A "clown army" artist 

paramilitary police

Do these faces tell a lot?
The images are excerpted from a photo
accompanying the article by Titus Arnu.

Is this parody?
- The 'clown' is toting a toy
sub-machine gun as he
takes up a mock-serious position
next to his 'comrades.'
Wasn't Benjamin Péret mocking, too,
when he wrote this famous sentence,
"Fast and light as a cop clubbing a
worker"? The art of this poetic 
sentence is inseparable from the
mockery and from the fact that the
target of the mockery is a symbol
of the dominant 'order'.

The following article is reproduced here for scientific 
and historical purposes. 
Source: Sueddeutsche Zeitung, May 10-12, 2008, p. 12

Politik mit Pappnase
Eine mysteriöse Clownarmee versteht ihre Auftritte mit Wasserpistolen
und Staubwedeln als Spaßkampf gegen Polizeigewalt und Globalisierung

By Titus Arnu

    © by Suddeutsche Zeitung 2008

Mark Johnson and Eliza O. Campbell

The "Clown Army" Concept and New Forms of Street Art Produced by Happening Artists in Germany

During the 1960s, many artists in the U.S. and Europe joined the protest movement in the so-called Third World and used their art in order to oppose the war in Vietnam.
War crimes like the massacre of more than 500 innocent women, children, and old men in My Lai, a South Vietnamese village razed by US marines, had stirred the conscience of many who had previously remained silent, considering politics a 'dirty business' or simply too far away from the world of art.

It was then that some artists used emphatic and, as we later were forced to concede, overdone phrases, like 'Our words (or: our movies, our happenings, etc.) are our guns.'

Of course, it revealed a sense of commitment. A  necessity to take action, to become involved.

Since the last decade of the 20th Century, artists all over the world are again waking up and leaving the ivory tower. Forms of street theater, happenings, fantastic and surreal actions do again surface, in new and specific ways, and they are again a means of making political statements. Art is becoming political again. In a new way, it is becoming meaningful again, as a form of artistic intervention. This is not to say that non-political art cannot be beautiful and meaningful. But it shows that for many artists, in situations they face today, to make beautiful works of art, to make beautiful films, to stage plays in a way that is aesthetically intriguing, is simply not enough.

As in the 1960s, the artificial line that was invented to separate the 'professional,' that is to say, art-market oriented artists from 'self-styled' artists (or so-called amateurs) is being scrapped.(1) We all know that this line was always dear to bureaucrats, people from the IRS,  and certain critics who have no idea what artistic involvement is about. The surrealists knew that in order to be a poet, you do not necessarily have to jot down lines of 'poetry.' Every sentence you speak can be poetry. Every single act of yours can be a poetic, surrealist act. For the surrealists, the quests for poetry, the miraculous and social change seemed inseparable.

This stance has influenced the situationists later on. It influenced those who invented 'happenings.' Alan Kaprow, for instance. In Berkeley, in the mid 1960s, students appropriated happenings as a form of political action. They became political artists. They re-invented art. You have only to look at the photos of the young people who occupied Alcatraz at the time. The Young Lords. They re-invented art.

Of course, another strand of political street theater and political happening was in the tradition of Brecht, rather than the surrealists. 
A great impulse! Which still reverberates around the world.

We see the effects of this everywhere -  from France, where groups of so-called  'sans papiers' have created their own forms of street theater to formulate their quest for justice, to the Philippines where forms of street theater and street happenings play a part in the popular effort to oust a corrupt and malicious president, in another people's revolution, comparable to the one that ousted the murderous Marcos.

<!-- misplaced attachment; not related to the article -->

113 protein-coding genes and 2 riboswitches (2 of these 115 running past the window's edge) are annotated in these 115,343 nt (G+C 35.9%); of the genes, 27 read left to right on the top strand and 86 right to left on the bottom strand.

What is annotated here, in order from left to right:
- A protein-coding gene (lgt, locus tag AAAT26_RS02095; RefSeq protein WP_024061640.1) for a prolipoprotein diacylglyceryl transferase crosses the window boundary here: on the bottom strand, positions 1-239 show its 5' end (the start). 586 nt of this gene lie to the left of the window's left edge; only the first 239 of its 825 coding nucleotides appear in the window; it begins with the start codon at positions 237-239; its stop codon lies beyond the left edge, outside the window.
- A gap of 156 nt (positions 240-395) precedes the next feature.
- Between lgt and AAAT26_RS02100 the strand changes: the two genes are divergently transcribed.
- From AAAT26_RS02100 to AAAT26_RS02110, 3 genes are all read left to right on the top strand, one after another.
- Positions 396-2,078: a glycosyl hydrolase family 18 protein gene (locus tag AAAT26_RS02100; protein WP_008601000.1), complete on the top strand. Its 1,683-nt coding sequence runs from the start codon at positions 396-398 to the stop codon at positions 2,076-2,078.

And now, to everyone's surprise, in Germany, a new movement of young amateurs and professionals inventing their own forms of street theater and happenings  has surfaced. They are known as the "Clown Army" because it's the "Clown Army" concept they are inspired by, in various ways. In a way they follow in the footsteps of the political street theater of the 60s. Another Bread & Puppet Theater? Not quite. Just as much as history doesn't repeat itself, aesthetic forms are not re-emerging unchanging. They are an expression of a given socio-cultural situation, a specific time, its concrete needs. Today, to form a small ensemble of street theater artists would not be enough. It's better to have ad-hoc groups, as many as possible, forming as needed, all over the country.  It's no longer necessary to have somebody in charge of an ensemble, or to develop a 'profile' as a 'great professional' actor. The opposition against globalization and neo-liberal politicians curtailing if not scrapping civil rights is getting wider, and many young artists are choosing to join a collective form of artistic action which has no need for 'stars' and 'big names.'(2) Instead of following old aesthetic recipes and striving for recognition as 'serious artists' (which is the traditional way of building careers in the world of theater), the need "to merge politics and art, poetry and protest" is felt by them and it becomes a driving force.(3)

A German daily, the 'Suddeutsche Zeitung', recently described a happening that young artists attached to the concept of a 'Clown Army' staged in the Rhenanian city of Cologne, a town which is also well-known because of the Cologne Art Fair. Happening artists occupied a ring road circling the downtown section of the city, focusing their action on a sculpture entitled 'Non-circulating traffic' which became a non-verbal center of the happening. A central aesthetic and political aspect of this happening was the quest to transcend the separation between actors and the audience. The actors (or 'clowns' of  a 'clown army') succeeded to involve people from the neighborhood and pedestrians passing the scene. Young and old people from adjacent buildings brought chairs and table, and the ring road became the location of a neighborhood 'fest'. Not a commercialized 'October fest' but a festival of opposition against traffic pollution, against decades of political cronyism in Cologne. (In fact, some maintain that the Cologne city hall, a mess described here as Koelsche Klungel, could perhaps be described as a kind of Tammany Hall... and this regardless of the political affiliation of the mayor...) If this political happening transcended the real  of 'pure' art, it proved nonetheless lively and inventive. And it was a success, considering the fact that bystanders  and